Ambient Occlusion is a calculation that takes any particular point
and figures out how occluded this point is by the objects around it.
Renderers such as Brazil do ambient occlusion as part of it's skylight
calculation. A skylight is
a light emitted from a sphere around your scene (like the sky
outside), and then after the
ambient occlusion value is calculated for a point, the light is
multiplied by this value to give you the final light
intensity at a particular spot. The result is an evenly lit scene with
soft shadows (or darkening) in cracks and crevices and under objects,
much like how shadows look on a cloudy day. Note in this example the
plane cuts out any light coming from under the spherical object.
To use skylight in many renderers is as simple as pressing the
skylight button and you're done, but it's always a good idea to have
some idea what's going on under the hood, so this tutorial is just a
brief discussion on how ambient occlusion is
calculated, and what this does visually to an image.
First, lets pick a point we'd like to render. Lets call this
point A. Next, we shoot out a number of rays from A in a hemispherical
direction around the face normal (since it's a ground plane, the face
normal is pointing up), and see how often
these rays are occluded by nearby objects. So in this example, we shoot
out 5 rays (in a real render we generally shoot way more than 5 rays,
choosing 5 for simplicity). Rays 1, 2 and 3 do not hit any object on
their way up to the hemisphere. Rays 4 and 5 hit a nearby object (the
so these rays are occluded. So in this image, we shot out 5 rays,
and 2 are occluded, so our ratio of occluded rays vs total rays is 2/5.
Now lets look at point B, which is closer on our plane to our
sphere. We shoot again 5 rays, ray 1 and 2 are not occluded by
4 and 5 hit the sphere and so are occluded. So this point is given a
value of 3/5.
Now imagine doing this again and again, point after point. For each
point we take the ratio of occluded rays over the total number of rays.
The closer this value is to 0, the less it's occluded, the closer to 1,
the more occluded it
is. So in the example above, point A would be closer to black (less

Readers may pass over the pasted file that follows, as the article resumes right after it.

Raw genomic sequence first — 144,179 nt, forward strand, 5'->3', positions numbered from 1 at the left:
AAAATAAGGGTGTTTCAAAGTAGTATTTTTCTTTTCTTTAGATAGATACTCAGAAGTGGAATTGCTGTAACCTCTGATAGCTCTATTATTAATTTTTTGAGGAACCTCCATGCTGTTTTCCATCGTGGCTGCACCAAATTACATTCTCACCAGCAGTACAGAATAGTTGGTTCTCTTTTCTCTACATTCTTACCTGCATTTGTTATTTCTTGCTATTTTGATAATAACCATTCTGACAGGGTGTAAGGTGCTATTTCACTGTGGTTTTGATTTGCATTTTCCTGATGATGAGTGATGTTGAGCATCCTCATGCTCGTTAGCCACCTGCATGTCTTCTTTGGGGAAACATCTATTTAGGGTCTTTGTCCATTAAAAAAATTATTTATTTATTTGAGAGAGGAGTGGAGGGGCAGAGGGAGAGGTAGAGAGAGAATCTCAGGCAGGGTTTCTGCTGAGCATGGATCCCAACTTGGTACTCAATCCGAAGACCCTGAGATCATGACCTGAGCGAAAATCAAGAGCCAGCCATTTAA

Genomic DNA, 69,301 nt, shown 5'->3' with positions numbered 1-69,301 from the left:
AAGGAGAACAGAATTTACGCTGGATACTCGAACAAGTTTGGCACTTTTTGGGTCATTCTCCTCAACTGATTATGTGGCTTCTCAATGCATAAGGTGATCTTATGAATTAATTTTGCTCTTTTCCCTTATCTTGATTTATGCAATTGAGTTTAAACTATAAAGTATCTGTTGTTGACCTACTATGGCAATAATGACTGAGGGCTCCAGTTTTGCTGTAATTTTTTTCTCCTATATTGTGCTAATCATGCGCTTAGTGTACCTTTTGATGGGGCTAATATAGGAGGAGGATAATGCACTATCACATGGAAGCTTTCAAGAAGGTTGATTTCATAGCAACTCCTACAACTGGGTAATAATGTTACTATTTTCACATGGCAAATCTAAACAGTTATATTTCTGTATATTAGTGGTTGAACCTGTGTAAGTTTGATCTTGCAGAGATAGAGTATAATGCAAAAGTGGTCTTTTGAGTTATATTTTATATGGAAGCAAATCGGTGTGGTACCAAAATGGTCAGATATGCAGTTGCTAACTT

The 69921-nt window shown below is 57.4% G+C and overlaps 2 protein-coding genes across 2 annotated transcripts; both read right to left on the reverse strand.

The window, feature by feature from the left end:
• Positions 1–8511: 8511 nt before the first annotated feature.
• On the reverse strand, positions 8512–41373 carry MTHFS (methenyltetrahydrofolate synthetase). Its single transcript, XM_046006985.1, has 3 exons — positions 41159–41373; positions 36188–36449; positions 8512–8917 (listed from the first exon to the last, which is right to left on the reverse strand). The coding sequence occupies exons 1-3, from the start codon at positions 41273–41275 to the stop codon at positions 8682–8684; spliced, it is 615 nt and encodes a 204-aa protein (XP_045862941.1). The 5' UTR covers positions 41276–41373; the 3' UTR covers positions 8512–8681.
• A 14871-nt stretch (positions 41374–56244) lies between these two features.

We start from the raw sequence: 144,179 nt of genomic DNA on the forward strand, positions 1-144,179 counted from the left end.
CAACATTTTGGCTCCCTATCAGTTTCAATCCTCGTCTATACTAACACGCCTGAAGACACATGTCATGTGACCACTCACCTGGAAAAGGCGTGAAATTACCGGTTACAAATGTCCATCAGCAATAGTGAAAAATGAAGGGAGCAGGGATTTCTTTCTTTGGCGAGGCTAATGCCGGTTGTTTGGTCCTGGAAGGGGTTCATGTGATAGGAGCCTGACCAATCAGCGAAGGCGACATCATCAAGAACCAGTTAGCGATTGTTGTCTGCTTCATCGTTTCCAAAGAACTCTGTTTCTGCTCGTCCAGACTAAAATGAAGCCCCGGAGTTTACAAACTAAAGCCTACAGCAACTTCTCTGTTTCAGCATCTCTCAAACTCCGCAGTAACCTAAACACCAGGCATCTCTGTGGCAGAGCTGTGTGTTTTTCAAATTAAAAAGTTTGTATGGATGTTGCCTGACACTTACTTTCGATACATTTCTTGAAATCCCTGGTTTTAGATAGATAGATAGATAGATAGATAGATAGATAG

occluded), point B would be closer to white (more occluded).
In our 3d
world, that gives us the following image...
Now multiply our skylight by the inverse of the ambient occlusion
image, and we get
the skylight image from above.
So next time you're doing an outdoor scene, I highly recommend a
little skylight (as well as some other lights, such as a bright yellow
directional light for your sun) to make the image more realistic.
Note: the actual math behind implementing this technique is far
more complex, and each renderer does it a slightly different way, but
this should give you the basic idea.
Also note, renderers that include a "skylight" but not an "ambient
occlusion shader" generally do not include a maximum distance value in
their ambient occlusion calculation, which specifies a cutoff value for
how far to shoot the ray before declaring it's a non occluded ray. This
is useful for doing ambient occlusion indoors. But since a skylight is
supposed to be a simulation of a sky, and not a more general purpose
ambient occlusion shader, many do not include this feature. This causes
some confusion between what a skylight does, and what ambient occlusion
is. So as a rule of thumb, a skylight is a light that includes an
ambient occlusion calculation generally with no max dist parameter,
whereas an ambient occlusion shader just provides an occlusion image
with no light, and generally has options such as a max dist value.
Ideal of course is to have both abilities.